Please join the art department for Sheila Canby’s lecture, Portraiture in Safavid Iran. Canby is the residing Patti Cadby Birch Curator in charge of the Metropolitan Museum of Art’s Department of Islamic Art.
Over the 221-year course of the Safavid Dynasty (1501-1722), the aims and style of portraits painted by court artists evolved markedly. This lecture will consider the reasons for this change and what the word “portrait” meant to those who were producing them and those who observed them.
While some figures in manuscript illustrations appear to be portraits of Safavid personages in the guise of ancient Iranians, others in album pages are labeled as specific individuals even when they appear to modern eyes to be generic figures of their day.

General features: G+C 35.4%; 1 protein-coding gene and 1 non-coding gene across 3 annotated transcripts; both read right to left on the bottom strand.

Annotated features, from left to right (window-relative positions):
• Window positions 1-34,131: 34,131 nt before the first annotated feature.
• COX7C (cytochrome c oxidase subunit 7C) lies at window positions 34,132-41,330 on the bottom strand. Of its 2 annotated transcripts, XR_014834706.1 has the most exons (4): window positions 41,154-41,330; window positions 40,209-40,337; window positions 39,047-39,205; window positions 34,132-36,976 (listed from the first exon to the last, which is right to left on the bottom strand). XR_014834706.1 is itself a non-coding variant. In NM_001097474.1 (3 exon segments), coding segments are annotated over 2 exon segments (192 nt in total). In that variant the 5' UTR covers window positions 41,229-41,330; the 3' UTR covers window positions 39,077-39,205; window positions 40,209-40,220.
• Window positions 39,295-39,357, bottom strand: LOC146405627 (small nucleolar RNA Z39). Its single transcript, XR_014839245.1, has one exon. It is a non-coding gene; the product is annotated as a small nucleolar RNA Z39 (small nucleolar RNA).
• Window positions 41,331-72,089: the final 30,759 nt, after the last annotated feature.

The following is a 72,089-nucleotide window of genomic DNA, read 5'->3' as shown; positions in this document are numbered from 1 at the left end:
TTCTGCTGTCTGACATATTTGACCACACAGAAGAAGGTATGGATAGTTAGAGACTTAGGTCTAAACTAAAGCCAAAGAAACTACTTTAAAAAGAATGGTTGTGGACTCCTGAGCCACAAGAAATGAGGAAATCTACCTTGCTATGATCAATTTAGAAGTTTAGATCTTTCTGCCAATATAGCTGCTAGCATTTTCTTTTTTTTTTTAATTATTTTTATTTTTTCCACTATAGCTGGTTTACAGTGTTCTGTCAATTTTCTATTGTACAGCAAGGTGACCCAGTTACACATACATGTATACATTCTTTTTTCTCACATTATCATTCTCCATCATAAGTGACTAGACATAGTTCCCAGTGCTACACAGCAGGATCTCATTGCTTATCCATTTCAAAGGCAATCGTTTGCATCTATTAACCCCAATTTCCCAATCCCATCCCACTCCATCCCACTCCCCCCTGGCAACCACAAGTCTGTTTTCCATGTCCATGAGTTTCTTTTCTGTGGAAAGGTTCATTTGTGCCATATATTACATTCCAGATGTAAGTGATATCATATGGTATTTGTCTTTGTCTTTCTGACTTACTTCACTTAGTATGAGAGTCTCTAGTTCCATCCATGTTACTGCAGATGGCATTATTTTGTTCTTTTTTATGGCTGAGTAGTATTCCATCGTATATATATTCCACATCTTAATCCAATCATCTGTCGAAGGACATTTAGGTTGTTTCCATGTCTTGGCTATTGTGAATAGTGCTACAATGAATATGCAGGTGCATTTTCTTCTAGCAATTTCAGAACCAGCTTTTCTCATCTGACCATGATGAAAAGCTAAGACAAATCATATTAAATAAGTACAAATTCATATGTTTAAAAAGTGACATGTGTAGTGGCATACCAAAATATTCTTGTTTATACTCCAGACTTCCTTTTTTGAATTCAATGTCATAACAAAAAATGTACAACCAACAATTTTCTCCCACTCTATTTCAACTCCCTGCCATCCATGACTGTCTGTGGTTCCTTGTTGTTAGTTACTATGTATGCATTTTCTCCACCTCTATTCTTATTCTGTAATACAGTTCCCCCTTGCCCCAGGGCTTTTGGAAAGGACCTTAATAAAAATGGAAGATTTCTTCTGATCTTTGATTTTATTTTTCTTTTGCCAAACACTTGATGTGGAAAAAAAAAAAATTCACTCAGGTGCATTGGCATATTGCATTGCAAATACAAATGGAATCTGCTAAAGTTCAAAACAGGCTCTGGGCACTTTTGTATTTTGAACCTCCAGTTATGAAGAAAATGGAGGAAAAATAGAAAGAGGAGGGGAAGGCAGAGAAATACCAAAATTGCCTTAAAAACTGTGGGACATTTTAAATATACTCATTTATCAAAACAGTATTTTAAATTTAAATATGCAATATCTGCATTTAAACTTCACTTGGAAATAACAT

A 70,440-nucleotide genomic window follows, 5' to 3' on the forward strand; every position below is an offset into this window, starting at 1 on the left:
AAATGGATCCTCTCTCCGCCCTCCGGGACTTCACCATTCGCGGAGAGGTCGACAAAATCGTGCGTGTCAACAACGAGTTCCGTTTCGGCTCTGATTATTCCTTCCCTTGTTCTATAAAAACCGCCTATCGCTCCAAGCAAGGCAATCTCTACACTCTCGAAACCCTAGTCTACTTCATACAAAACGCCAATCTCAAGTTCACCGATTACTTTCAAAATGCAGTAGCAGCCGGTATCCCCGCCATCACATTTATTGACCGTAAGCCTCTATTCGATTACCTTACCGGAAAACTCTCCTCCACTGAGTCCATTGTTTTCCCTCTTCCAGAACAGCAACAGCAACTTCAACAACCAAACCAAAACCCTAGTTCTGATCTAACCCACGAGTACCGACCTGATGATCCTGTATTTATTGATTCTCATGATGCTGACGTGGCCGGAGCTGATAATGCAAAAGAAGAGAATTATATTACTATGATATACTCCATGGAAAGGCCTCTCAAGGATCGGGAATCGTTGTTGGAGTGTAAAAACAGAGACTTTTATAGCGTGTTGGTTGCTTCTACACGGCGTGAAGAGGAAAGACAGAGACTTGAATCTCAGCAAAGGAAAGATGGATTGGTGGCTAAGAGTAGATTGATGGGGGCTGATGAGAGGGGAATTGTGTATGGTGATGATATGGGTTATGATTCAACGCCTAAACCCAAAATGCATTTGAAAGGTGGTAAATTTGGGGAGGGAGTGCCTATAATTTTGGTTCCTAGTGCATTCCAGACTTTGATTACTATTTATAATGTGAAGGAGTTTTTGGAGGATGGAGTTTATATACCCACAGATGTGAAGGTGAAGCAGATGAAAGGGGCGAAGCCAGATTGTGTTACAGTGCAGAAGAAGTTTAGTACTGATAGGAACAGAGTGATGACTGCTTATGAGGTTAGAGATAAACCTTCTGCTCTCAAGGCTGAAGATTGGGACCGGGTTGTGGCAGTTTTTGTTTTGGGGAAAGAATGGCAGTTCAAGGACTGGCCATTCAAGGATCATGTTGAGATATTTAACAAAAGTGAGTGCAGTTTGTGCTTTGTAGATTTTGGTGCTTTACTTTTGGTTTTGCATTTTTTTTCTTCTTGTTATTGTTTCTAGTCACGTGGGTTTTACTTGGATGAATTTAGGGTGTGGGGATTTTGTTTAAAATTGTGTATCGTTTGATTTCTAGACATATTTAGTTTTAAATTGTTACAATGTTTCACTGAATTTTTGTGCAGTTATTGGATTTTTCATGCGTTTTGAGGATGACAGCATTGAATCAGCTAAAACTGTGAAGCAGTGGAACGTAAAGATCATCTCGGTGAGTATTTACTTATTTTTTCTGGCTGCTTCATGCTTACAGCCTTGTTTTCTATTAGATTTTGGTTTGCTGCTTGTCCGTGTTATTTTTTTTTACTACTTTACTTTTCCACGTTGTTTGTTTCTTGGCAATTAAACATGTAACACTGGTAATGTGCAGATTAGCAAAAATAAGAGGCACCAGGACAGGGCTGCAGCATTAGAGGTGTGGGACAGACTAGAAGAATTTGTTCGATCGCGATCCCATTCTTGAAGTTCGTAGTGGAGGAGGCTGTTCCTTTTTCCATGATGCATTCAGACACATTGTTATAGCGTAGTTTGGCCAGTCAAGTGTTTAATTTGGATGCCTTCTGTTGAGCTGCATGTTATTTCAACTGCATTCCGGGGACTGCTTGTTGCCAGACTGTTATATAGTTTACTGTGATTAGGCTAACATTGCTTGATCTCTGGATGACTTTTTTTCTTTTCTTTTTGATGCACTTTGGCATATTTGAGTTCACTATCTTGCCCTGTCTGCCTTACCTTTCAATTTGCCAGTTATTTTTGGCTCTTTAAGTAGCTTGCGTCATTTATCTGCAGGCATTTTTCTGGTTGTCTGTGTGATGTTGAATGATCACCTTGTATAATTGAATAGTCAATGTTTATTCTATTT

As the influence of European prints and painting grew, so did the knowledge of pictorial techniques that enabled artists to depict individual physiological traits with increasingly specificity.
However, along with these technical changes came an apparent shift in attitudes and a growing embrace of verisimilitude, so portraits became actual likenesses of those being portrayed.
This event is presented with support from the Art History Baldwin Lectures Endowment.